I was recently chatting to some industry people about member outcomes in pensions and, in particular, how engagement could drive up contributions to a sensible level. After a short while, inevitably, we came to the subject of engaging with members.
“The problem,” one of the group said, “is that 85% of the members won’t engage with us.”
Sorry? Did I hear that right? “They won’t engage with us.” Yep, I heard correctly.
What other industry fails in its mission and explains this failure by their consumers failing to engage with them? “Our cream bun company failed because our customers refused to buy them.” “Our super new electric car wasn’t a success because drivers refused to buy them.”
There is absolutely no doubt that there is, somewhere in the population, a hard core of people who are refusing to engage with their pensions: the refuseniks, if you like. At 85% non-engagement, however, I think we are a long way from having found them.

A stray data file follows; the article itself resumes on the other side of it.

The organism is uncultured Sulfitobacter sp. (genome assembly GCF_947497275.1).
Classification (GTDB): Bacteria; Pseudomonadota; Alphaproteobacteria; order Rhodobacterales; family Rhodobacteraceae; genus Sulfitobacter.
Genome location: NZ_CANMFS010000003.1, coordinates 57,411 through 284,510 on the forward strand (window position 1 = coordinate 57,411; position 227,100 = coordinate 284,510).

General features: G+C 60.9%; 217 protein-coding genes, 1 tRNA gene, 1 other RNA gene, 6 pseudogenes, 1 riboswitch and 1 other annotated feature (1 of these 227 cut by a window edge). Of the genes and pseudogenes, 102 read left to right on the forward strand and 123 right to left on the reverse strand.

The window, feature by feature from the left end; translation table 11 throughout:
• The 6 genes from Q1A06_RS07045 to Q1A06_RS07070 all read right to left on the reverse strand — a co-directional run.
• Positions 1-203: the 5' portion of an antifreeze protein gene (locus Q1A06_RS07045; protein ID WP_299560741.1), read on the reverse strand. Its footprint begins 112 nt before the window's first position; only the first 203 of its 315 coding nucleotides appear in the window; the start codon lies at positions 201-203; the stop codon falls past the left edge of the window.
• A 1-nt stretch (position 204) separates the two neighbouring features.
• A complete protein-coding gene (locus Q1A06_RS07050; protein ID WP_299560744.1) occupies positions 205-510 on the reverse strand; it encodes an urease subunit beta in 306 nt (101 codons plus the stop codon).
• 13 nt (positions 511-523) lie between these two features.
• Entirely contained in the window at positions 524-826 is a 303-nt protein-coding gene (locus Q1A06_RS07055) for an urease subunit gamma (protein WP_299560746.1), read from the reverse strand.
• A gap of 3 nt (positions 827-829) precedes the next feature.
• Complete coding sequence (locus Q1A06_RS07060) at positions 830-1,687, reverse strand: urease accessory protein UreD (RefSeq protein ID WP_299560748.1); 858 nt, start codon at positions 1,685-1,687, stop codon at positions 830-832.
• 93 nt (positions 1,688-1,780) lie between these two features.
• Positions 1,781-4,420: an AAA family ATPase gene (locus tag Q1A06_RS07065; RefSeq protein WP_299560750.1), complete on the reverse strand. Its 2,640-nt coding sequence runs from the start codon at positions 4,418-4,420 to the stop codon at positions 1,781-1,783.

People do not engage with pensions and pension saving because it is complex, there is a lack of trust in the industry and, ultimately, it is about delayed gratification. It is our job to make the message less complex, to build trust (through behaving properly) and to make people feel good about saving.
Lack of engagement is not the members’ fault, it is ours.